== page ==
TikTok May Be Getting Banned In The U.S.

Secretary of State, Mike Pompeo, announced that the U.S. is considering banning TikTok due to concerns over Chinese surveillance.

BYLynn S.
TikTok May Be Getting Banned In The U.S.

The U.S. government is considering a ban on TikTok, according to Secretary of State, Mike Pompeo. On Monday (July 6th), Pompeo appeared on Fox News to speak with host Laura Ingraham about the government's potential decision to ban the app, citing concerns over Chinese surveillance as the primary reason. "We are taking this very seriously and we are certainly looking at it," Pompeo told Ingraham. "We have worked on this very issue for a long time, whether its the problem of having Huawei technology in your infrastructure—we've gone all over the world and we are making real progress getting that out—we had declared ZTE a danger to American national security."

"With respect to Chinese apps on people's cell phones," he continued, "I can assure you the United States will get this one right too." He went on to warn Americans that downloading the app could be dangerous, as it is believed to put users' private data into "the hands of the Chinese Communist Party." However, a spokesperson for TikTok insists that they have "never provided user data to the Chinese government, nor would we do so if asked."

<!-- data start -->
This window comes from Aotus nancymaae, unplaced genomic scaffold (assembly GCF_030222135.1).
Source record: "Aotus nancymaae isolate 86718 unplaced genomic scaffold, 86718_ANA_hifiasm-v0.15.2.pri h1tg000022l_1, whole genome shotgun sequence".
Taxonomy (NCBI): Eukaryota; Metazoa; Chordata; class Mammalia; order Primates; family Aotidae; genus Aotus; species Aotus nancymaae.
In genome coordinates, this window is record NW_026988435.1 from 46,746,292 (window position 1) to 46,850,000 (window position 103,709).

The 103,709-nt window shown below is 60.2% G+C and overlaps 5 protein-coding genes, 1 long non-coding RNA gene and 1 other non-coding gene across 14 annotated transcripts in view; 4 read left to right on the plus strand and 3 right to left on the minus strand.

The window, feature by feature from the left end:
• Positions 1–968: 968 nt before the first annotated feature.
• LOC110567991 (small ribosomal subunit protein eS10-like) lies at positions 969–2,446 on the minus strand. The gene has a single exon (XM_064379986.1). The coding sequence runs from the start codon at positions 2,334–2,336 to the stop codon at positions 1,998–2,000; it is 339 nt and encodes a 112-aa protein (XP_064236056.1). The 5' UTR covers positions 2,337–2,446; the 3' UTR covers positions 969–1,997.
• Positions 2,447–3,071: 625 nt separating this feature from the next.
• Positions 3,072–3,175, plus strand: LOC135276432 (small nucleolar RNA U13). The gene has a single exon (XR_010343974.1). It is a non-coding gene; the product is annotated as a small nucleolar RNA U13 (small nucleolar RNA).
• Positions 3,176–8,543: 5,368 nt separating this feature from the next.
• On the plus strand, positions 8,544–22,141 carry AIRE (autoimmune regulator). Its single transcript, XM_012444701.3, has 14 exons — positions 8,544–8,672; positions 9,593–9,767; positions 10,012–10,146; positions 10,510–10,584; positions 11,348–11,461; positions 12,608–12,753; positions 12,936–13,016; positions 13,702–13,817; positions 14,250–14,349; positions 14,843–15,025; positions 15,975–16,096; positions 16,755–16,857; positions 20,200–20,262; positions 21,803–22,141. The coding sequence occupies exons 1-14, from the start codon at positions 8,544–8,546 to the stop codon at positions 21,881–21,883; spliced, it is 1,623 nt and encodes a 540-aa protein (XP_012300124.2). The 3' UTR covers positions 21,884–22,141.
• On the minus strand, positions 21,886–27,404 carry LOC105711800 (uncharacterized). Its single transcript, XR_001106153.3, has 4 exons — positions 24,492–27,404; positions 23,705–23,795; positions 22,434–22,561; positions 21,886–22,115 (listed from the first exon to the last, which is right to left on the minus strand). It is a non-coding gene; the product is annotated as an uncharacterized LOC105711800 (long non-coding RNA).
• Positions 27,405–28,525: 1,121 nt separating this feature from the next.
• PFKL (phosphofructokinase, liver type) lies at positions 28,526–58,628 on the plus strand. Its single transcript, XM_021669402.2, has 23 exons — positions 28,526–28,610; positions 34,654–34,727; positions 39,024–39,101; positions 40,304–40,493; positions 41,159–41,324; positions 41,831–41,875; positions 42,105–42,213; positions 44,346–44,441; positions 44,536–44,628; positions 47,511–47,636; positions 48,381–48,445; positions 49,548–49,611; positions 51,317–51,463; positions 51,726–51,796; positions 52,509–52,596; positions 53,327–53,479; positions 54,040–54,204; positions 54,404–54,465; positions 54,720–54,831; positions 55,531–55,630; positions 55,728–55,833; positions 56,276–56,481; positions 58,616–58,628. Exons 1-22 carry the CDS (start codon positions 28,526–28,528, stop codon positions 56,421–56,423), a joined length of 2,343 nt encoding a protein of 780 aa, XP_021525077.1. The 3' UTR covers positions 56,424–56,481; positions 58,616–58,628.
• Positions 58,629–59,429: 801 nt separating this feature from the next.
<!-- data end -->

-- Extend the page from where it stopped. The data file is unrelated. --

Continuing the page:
TikTok May Be Getting Banned In The U.S.
Illustration by Justin Sullivan/Getty Images

"TikTok is led by an American CEO, with hundreds of employees and key leaders across safety, security, product, and public policy here in the U.S.," the spokesperson said. "We have no higher priority than promoting a safe and secure app experience for our users." 

TikTok is owned by Chinese company ByteDance, and is currently one of the most downloaded apps across the globe. However, ByteDance has been accusedin the past of having ties to the Chinese Communist Party and censoring certain content on its platform, specifically "social and political topics," according to former employees. Last week, India banned TikTok and tons of other Chinese apps due to concerns over national security and user data privacy. According to India's Ministry of Electronics and Information Technology, these banned apps "are engaged in activities which is prejudicial to sovereignty and integrity of India, defense of India, security of state and public order."


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About The Author
<b>Staff Writer</b> <!--BR--> Originally from Vancouver, Lynn Sharpe is a Montreal-based writer for HNHH. She graduated from Concordia University where she contributed to her campus for two years, often producing pieces on music, film, television, and pop culture at large. She enjoys exploring and analyzing the complexities of music through the written word, particularly hip-hop. As a certified Barb since 2009, she has always had an inclination towards female rap.